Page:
Search the full text of rare and difficult-to-find European literary works found in the Corvey Collection
Nineteenth Century Collections Online: European Literature, the Corvey Collection, 1790–1840 includes the full-text of more than 9,500 English, French and German titles. The collection is sourced from the remarkable library of Victor Amadeus, whose Castle Corvey collection was one of the most spectacular discoveries of the late 1970s. The Corvey Collection comprises one of the most important collections of Romantic era writing in existence anywhere -- including fiction, short prose, dramatic works, poetry, and more -- with a focus on especially difficult-to-find works by lesser-known, historically neglected writers.
The Corvey library was built during the last half of the 19th century by Victor and his wife Elise, both bibliophiles with varied interests. The collection thus contains everything from novels and short stories to belles lettres and more populist works, and includes many exceedingly rare works not available in any other collection from the period. These invaluable, sometimes previously unknown works are of particular interest to scholars and researchers.
European Literature, the Corvey Collection, 1790–1840 includes:
- Novels and Gothic Novels
- Short Stories
- Short Prose Forms
- Dramatic Works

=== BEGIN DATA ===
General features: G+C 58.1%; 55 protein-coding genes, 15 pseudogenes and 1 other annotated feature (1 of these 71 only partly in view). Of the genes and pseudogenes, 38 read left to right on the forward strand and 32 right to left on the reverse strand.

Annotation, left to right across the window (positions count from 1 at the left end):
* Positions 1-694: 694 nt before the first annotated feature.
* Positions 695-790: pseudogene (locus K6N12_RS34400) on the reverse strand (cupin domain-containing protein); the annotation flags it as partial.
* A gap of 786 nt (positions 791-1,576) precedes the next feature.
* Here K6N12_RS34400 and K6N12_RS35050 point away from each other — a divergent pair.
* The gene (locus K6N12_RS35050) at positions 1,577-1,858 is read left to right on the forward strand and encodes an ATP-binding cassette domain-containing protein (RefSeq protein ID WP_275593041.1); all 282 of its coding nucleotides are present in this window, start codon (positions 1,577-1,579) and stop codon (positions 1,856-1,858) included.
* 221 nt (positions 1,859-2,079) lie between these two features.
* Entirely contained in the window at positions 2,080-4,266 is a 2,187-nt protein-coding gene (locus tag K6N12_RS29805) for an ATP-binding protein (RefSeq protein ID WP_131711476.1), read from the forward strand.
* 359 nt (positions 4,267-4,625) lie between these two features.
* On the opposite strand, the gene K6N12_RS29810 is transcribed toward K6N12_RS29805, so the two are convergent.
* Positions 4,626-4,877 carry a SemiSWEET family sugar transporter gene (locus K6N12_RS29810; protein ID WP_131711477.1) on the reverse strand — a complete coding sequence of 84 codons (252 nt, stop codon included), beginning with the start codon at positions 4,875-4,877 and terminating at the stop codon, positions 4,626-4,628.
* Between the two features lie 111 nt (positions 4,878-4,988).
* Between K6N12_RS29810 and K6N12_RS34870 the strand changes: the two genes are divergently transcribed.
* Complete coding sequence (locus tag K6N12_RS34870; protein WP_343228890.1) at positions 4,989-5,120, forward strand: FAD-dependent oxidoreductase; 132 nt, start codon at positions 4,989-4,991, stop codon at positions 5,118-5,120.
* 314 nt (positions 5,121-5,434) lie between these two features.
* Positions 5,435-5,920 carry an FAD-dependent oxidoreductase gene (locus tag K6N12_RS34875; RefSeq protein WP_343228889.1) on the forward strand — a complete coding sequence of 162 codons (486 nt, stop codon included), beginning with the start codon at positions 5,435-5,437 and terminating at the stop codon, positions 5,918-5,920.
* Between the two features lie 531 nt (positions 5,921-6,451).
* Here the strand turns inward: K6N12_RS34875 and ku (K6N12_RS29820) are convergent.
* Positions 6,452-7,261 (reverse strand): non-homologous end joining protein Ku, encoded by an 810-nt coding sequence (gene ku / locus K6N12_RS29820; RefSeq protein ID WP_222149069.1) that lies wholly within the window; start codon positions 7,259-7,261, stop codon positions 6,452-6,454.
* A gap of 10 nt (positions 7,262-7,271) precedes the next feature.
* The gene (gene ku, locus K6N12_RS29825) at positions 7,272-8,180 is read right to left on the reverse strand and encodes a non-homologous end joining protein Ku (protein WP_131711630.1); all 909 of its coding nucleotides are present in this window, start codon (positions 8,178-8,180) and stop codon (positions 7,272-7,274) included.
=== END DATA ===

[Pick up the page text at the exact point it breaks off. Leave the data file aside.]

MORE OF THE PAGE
- And more
Nineteenth Century Collections Online is the most ambitious scholarly digitization and publication program ever undertaken, providing full-text, fully searchable content from a wide range of primary sources. Selected with the guidance of an international team of expert advisors, these primary sources are invaluable for a wide range of academic disciplines and areas of study, providing never before possible research opportunities for one of the most studied historical periods.
As a resource for romantic literature and historical studies, the Corvey Collection is unmatched. It provides a wealth of fully searchable content with digital research tools that enable scholars to uncover new relationships among authors and works. The inclusion of texts from previously neglected writers further provides scholars with a treasure trove of new research avenues to explore. With the Nineteenth Century Collections Online: European Literature, the Corvey Collection, 1790–1840, scholars can research a range of topics, including Romantic literary genres; mutual influences of British, French and German Romanticism; literary culture; women writers of the period; the canon; Romantic aesthetics; and many others.
European Literature, the Corvey Collection, 1790–1840 is available on Gale's cutting-edge research platform. This state-of-the-art platform was developed using our flexible Agile approach, incorporating user testing and feedback throughout the process to ensure that we are providing the features that scholars require -- such as detailed subject indexing and metadata, textual analysis tools, personalized user accounts, and more -- for research in the digital age.
Content for this archive was sourced from Castle Corvey in Germany through the result of a partnership with Belser Wissenchaftlicher Dienst.